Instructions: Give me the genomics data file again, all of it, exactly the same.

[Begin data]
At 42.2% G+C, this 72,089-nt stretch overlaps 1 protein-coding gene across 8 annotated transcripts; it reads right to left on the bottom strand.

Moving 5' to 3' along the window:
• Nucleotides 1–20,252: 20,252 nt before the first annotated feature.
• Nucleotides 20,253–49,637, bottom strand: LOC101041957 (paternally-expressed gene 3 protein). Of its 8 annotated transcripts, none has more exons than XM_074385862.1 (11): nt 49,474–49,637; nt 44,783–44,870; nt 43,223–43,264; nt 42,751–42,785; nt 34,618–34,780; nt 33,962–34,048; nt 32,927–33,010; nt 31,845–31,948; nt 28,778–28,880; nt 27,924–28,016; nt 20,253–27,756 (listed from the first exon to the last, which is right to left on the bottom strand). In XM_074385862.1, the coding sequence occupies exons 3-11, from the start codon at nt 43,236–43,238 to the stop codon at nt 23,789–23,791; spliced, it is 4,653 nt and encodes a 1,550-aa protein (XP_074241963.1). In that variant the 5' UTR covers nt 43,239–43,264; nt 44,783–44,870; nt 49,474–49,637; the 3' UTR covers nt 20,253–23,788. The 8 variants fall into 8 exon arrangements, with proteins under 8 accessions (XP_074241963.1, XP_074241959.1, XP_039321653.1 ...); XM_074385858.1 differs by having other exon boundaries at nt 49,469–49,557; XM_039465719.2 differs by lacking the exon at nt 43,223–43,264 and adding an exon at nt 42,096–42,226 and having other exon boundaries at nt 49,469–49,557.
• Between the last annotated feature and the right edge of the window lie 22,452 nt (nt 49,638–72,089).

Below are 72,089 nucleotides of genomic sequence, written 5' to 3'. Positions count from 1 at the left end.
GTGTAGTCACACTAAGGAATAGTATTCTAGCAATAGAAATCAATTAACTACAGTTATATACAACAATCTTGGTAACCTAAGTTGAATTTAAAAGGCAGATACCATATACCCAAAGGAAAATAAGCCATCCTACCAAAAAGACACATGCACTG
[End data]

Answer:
At 42.2% G+C, this 72,089-nt stretch overlaps 1 protein-coding gene across 8 annotated transcripts; it reads right to left on the bottom strand.

Moving 5' to 3' along the window:
• Nucleotides 1–20,252: 20,252 nt before the first annotated feature.
• Nucleotides 20,253–49,637, bottom strand: LOC101041957 (paternally-expressed gene 3 protein). Of its 8 annotated transcripts, none has more exons than XM_074385862.1 (11): nt 49,474–49,637; nt 44,783–44,870; nt 43,223–43,264; nt 42,751–42,785; nt 34,618–34,780; nt 33,962–34,048; nt 32,927–33,010; nt 31,845–31,948; nt 28,778–28,880; nt 27,924–28,016; nt 20,253–27,756 (listed from the first exon to the last, which is right to left on the bottom strand). In XM_074385862.1, the coding sequence occupies exons 3-11, from the start codon at nt 43,236–43,238 to the stop codon at nt 23,789–23,791; spliced, it is 4,653 nt and encodes a 1,550-aa protein (XP_074241963.1). In that variant the 5' UTR covers nt 43,239–43,264; nt 44,783–44,870; nt 49,474–49,637; the 3' UTR covers nt 20,253–23,788. The 8 variants fall into 8 exon arrangements, with proteins under 8 accessions (XP_074241963.1, XP_074241959.1, XP_039321653.1 ...); XM_074385858.1 differs by having other exon boundaries at nt 49,469–49,557; XM_039465719.2 differs by lacking the exon at nt 43,223–43,264 and adding an exon at nt 42,096–42,226 and having other exon boundaries at nt 49,469–49,557.
• Between the last annotated feature and the right edge of the window lie 22,452 nt (nt 49,638–72,089).

Below are 72,089 nucleotides of genomic sequence, written 5' to 3'. Positions count from 1 at the left end.
GTGTAGTCACACTAAGGAATAGTATTCTAGCAATAGAAATCAATTAACTACAGTTATATACAACAATCTTGGTAACCTAAGTTGAATTTAAAAGGCAGATACCATATACCCAAAGGAAAATAAGCCATCCTACCAAAAAGACACATGCACTG